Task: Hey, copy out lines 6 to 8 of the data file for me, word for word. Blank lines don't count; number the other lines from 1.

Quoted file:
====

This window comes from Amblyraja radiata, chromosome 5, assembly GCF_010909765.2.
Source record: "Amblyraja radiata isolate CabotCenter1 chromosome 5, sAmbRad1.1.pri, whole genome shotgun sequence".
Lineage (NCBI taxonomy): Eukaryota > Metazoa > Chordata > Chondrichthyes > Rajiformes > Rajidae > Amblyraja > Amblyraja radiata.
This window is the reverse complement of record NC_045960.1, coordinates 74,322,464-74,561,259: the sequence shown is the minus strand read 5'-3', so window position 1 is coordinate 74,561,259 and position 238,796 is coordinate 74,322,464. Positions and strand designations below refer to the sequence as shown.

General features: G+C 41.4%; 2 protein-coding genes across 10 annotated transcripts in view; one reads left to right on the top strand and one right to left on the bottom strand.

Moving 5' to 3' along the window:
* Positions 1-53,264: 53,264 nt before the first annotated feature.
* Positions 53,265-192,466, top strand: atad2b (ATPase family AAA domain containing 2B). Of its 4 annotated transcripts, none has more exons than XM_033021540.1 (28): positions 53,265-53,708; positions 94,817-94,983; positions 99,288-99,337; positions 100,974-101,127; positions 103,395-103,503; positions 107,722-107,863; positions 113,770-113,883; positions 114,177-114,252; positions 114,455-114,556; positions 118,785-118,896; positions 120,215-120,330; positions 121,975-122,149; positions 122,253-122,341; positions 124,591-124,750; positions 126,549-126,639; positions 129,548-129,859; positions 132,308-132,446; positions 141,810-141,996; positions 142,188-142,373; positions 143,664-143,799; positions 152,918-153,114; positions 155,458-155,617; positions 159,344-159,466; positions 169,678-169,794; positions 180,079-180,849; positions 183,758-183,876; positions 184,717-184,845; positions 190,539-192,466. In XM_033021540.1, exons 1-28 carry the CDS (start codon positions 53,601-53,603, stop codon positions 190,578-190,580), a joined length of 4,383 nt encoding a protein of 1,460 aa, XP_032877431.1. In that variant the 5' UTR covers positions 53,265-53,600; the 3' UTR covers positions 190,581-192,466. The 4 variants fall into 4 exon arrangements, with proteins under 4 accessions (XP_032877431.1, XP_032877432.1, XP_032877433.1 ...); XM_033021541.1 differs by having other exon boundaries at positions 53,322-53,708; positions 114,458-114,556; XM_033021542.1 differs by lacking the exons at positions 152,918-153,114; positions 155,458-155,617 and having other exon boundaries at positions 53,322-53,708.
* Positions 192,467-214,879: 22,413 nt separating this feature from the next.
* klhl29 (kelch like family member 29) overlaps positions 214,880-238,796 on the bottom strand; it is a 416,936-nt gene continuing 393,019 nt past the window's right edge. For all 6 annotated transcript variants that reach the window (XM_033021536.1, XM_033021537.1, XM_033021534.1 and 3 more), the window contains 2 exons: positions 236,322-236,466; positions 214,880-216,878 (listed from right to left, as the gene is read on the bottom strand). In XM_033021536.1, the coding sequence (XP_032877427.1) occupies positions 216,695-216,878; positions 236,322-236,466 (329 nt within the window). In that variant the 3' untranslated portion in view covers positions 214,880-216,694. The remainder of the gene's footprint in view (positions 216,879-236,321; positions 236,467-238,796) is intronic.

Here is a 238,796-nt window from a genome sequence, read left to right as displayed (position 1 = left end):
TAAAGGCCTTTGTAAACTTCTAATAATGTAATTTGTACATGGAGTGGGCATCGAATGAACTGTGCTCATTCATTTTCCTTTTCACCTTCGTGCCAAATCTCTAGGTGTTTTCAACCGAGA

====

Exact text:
Moving 5' to 3' along the window:
* Positions 1-53,264: 53,264 nt before the first annotated feature.
* Positions 53,265-192,466, top strand: atad2b (ATPase family AAA domain containing 2B). Of its 4 annotated transcripts, none has more exons than XM_033021540.1 (28): positions 53,265-53,708; positions 94,817-94,983; positions 99,288-99,337; positions 100,974-101,127; positions 103,395-103,503; positions 107,722-107,863; positions 113,770-113,883; positions 114,177-114,252; positions 114,455-114,556; positions 118,785-118,896; positions 120,215-120,330; positions 121,975-122,149; positions 122,253-122,341; positions 124,591-124,750; positions 126,549-126,639; positions 129,548-129,859; positions 132,308-132,446; positions 141,810-141,996; positions 142,188-142,373; positions 143,664-143,799; positions 152,918-153,114; positions 155,458-155,617; positions 159,344-159,466; positions 169,678-169,794; positions 180,079-180,849; positions 183,758-183,876; positions 184,717-184,845; positions 190,539-192,466. In XM_033021540.1, exons 1-28 carry the CDS (start codon positions 53,601-53,603, stop codon positions 190,578-190,580), a joined length of 4,383 nt encoding a protein of 1,460 aa, XP_032877431.1. In that variant the 5' UTR covers positions 53,265-53,600; the 3' UTR covers positions 190,581-192,466. The 4 variants fall into 4 exon arrangements, with proteins under 4 accessions (XP_032877431.1, XP_032877432.1, XP_032877433.1 ...); XM_033021541.1 differs by having other exon boundaries at positions 53,322-53,708; positions 114,458-114,556; XM_033021542.1 differs by lacking the exons at positions 152,918-153,114; positions 155,458-155,617 and having other exon boundaries at positions 53,322-53,708.